Civilians to Replace Cops in Handling Los Angeles Homeless

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Los Angeles Street bridge over the Santa Ana Freeway. Photo by John Sequeira via Flickr.

Starting in December, Los Angeles will send unarmed outreach workers and trained crisis responders instead of police officers to nonviolent homelessness-related emergency calls, according to Courthouse News. 

Los Angeles Mayor Eric Garcetti called it a “bold experiment” when he announced the new policy Tuesday.

 The new initiative will be focused on the communities of Hollywood and Venice, according to KTLA-5, where teams of outreach workers and mental health clinicians are already spending time in neighborhoods with a concentration of people experiencing homelessness.

“The teams will continue to build a rapport with the unhoused community, conduct light sanitation work, de-escalate situations as they arise, and create referrals to local service providers,” said a statement announcing the program from Mayor Eric Garcetti’s office.

The Crisis and Incident Response through Community-Led Engagement (CIRCLE) program is part of Garcetti’s far-reaching plan to confront a crisis-level homelessness problem, considering the Golden State is home to 28 percent of the nation’s homelessness population, and 51 percent of the unsheltered population, according to Politico.

These CIRCLE teams will comprise 48 outreach individuals, with the program itself set to run through June 2022, and will cost the city $2.2 million, and the county $30 million. The mayor has proposed spending nearly $1 billion in the coming year to get people off the streets, build housing and clean up squalid encampments that have spread into nearly every neighborhood in the city.

Police Are Not the Solution

City Council President Nury Martinez  said the program will “unburden police” from dealing with nonviolent situations where a clinician might be better suited. 

“You couldn’t have a clearer example of this country lacking a robust social safety net than when people with guns show up to respond to a non-violent, mental health crisis,” Martinez said.

Mayor Garcetti noted the LAPD receives roughly 140,000 calls relating to homelessness every year. The pilot program, he said, would free up police officers to respond to crime-related calls and investigations.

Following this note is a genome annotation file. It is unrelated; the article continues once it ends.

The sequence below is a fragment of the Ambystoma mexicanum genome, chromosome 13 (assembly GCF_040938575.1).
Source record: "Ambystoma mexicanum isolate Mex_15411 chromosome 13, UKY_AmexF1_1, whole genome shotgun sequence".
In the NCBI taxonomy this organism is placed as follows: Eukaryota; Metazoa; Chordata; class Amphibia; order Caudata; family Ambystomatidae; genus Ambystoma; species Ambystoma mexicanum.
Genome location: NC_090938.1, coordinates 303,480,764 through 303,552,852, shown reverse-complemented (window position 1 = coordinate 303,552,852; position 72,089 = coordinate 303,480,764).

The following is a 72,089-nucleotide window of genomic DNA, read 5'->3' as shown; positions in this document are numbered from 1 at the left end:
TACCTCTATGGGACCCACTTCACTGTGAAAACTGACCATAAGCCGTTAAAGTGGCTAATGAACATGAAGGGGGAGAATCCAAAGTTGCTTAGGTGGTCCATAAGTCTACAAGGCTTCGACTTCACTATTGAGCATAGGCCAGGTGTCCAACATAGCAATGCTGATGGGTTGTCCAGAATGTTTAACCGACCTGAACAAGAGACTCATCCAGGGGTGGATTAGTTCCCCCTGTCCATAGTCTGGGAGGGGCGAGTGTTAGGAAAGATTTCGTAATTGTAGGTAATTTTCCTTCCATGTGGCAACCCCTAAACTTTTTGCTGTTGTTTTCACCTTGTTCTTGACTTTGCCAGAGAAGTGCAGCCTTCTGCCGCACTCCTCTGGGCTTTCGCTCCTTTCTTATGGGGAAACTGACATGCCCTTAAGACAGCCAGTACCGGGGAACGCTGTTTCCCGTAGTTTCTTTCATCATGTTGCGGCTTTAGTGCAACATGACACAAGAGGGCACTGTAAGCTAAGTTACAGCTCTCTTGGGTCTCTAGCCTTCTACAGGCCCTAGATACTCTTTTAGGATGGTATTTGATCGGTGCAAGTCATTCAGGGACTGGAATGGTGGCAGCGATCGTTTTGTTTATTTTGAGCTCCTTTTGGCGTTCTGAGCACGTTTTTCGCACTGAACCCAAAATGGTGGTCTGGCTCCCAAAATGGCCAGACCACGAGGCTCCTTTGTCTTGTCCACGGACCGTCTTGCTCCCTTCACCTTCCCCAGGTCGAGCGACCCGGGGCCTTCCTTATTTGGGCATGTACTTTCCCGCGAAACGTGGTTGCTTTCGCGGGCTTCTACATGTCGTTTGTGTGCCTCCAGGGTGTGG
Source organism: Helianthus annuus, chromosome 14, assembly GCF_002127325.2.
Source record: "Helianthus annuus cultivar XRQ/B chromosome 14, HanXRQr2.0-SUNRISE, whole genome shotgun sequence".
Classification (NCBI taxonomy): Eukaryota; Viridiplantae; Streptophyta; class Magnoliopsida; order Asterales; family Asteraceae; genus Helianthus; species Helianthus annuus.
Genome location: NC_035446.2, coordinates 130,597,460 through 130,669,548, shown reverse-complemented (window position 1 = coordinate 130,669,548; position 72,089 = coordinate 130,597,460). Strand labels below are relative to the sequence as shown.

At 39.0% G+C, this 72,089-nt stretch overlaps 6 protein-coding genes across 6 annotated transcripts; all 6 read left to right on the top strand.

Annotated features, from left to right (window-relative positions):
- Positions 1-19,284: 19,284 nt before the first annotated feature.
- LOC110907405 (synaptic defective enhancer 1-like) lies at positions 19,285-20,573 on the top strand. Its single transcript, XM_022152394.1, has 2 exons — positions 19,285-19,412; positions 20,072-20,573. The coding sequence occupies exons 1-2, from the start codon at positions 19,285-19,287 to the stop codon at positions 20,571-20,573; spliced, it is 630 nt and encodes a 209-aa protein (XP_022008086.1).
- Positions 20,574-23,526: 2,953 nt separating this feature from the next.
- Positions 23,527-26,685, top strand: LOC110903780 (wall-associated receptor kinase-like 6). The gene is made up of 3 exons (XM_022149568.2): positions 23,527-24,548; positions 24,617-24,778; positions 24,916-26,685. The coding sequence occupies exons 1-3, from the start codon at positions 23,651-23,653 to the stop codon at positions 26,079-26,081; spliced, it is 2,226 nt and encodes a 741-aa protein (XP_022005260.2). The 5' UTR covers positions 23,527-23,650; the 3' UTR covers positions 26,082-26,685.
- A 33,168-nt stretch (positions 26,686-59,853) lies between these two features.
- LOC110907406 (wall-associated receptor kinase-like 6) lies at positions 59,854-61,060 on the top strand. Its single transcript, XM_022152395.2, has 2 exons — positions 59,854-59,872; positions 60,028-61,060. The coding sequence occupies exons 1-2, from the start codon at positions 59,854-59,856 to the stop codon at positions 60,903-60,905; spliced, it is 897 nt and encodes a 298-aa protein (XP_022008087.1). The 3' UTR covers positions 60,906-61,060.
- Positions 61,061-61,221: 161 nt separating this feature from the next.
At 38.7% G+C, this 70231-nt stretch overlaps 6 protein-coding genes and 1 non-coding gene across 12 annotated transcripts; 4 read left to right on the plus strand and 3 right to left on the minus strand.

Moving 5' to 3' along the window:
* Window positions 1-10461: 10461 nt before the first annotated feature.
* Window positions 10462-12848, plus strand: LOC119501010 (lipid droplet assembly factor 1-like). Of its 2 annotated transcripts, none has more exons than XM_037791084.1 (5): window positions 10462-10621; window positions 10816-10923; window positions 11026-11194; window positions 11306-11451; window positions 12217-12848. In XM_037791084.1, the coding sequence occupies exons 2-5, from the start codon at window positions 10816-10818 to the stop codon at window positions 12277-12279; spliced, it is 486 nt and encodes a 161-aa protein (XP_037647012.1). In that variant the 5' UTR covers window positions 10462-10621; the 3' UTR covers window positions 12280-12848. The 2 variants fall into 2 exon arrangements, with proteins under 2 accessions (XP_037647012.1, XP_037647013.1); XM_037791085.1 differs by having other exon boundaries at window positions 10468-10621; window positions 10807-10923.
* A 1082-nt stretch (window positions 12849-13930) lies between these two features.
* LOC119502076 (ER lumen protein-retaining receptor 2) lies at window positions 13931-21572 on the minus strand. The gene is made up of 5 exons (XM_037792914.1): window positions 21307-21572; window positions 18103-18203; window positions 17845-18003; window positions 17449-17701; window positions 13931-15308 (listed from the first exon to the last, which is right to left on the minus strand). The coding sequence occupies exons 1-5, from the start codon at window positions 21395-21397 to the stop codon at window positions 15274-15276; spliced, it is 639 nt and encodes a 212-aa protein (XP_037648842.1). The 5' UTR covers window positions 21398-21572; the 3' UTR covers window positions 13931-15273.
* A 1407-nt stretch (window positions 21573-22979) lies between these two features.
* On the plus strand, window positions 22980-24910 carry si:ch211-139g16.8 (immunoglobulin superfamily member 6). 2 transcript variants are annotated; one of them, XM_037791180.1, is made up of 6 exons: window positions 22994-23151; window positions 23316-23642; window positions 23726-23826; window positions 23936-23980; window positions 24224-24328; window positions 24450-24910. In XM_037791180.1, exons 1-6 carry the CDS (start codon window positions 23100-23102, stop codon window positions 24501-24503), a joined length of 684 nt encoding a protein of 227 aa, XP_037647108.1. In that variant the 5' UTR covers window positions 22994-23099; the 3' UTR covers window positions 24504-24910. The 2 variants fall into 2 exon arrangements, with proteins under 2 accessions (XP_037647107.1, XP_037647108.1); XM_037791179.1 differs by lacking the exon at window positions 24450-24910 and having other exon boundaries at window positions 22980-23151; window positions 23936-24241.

“This is a big pivot for Los Angeles,” said City Council member Mike Bonin, who represents Venice and most of West LA. “Cops should not be on the front lines dealing with homelessness.”

To that end, some are skeptical that a program like CIRCLE could make much impact or make a dent in the humanitarian crisis, particularly because Mayor Garcetti was under fire earlier this year for “criminalizing the homeless” with an ordinance that made it illegal for unhoused people to sleep or live in certain public places. 

Additional Reading: Los Angeles Move to Limit Homeless Encampments Raises Concerns of Criminalization

This made the LAPD the de-facto responders to many homelessness-based emergencies.

“Austerity is a political choice. Five people a day dying on the streets is a political choice. The homelessness crisis In Los Angeles is a direct result of electeds underfunding housing and services, and instead criminalizing homelessness & give $3 billion to LAPD to enforce it,” the People’s City Council, an activist group, wrote on Twitter following the ordinance announcement.

The ordinance, further described by the Independent, made it illegal to live or sleep within 500 feet of a school, day care, park, or library, as well as 500 feet from an overpass, underpass, freeway ramp, tunnel, bridge, bike path, or subway. 

Because of this, housing activists have criticised the city’s spending priorities, and are now hoping that the latest CIRCLE program development will change the perspective of LA’s current unhoused crisis. 

See Also: Homeless, Young and in Trouble with the Law: ‘I Was Angry’

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